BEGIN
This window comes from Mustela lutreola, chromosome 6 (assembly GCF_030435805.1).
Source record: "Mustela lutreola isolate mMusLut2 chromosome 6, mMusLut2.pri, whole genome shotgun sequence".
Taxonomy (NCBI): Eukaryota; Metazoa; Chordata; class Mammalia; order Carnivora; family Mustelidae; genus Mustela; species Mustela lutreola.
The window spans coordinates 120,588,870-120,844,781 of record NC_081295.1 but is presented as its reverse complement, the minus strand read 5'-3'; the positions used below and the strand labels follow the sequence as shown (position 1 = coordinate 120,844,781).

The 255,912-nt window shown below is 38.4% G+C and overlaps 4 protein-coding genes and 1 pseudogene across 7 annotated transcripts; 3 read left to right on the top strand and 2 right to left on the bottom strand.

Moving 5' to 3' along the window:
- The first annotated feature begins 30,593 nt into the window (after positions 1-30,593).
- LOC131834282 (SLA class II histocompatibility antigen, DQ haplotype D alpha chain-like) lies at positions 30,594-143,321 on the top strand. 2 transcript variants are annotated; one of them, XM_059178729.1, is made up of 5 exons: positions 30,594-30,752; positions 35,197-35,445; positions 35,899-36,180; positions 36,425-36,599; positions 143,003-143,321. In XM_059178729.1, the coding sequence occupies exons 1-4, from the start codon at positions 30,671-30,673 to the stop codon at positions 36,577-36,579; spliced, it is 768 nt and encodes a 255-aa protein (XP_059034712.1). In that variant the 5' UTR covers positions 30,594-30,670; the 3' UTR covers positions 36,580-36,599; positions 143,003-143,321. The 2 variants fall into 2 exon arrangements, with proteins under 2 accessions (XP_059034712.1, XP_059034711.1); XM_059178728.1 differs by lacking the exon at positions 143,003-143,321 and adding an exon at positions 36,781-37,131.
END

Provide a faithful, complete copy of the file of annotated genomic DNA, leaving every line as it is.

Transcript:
This window comes from Mustela lutreola, chromosome 6 (assembly GCF_030435805.1).
Source record: "Mustela lutreola isolate mMusLut2 chromosome 6, mMusLut2.pri, whole genome shotgun sequence".
Taxonomy (NCBI): Eukaryota; Metazoa; Chordata; class Mammalia; order Carnivora; family Mustelidae; genus Mustela; species Mustela lutreola.
The window spans coordinates 120,588,870-120,844,781 of record NC_081295.1 but is presented as its reverse complement, the minus strand read 5'-3'; the positions used below and the strand labels follow the sequence as shown (position 1 = coordinate 120,844,781).

The 255,912-nt window shown below is 38.4% G+C and overlaps 4 protein-coding genes and 1 pseudogene across 7 annotated transcripts; 3 read left to right on the top strand and 2 right to left on the bottom strand.

Moving 5' to 3' along the window:
- The first annotated feature begins 30,593 nt into the window (after positions 1-30,593).
- LOC131834282 (SLA class II histocompatibility antigen, DQ haplotype D alpha chain-like) lies at positions 30,594-143,321 on the top strand. 2 transcript variants are annotated; one of them, XM_059178729.1, is made up of 5 exons: positions 30,594-30,752; positions 35,197-35,445; positions 35,899-36,180; positions 36,425-36,599; positions 143,003-143,321. In XM_059178729.1, the coding sequence occupies exons 1-4, from the start codon at positions 30,671-30,673 to the stop codon at positions 36,577-36,579; spliced, it is 768 nt and encodes a 255-aa protein (XP_059034712.1). In that variant the 5' UTR covers positions 30,594-30,670; the 3' UTR covers positions 36,580-36,599; positions 143,003-143,321. The 2 variants fall into 2 exon arrangements, with proteins under 2 accessions (XP_059034712.1, XP_059034711.1); XM_059178728.1 differs by lacking the exon at positions 143,003-143,321 and adding an exon at positions 36,781-37,131.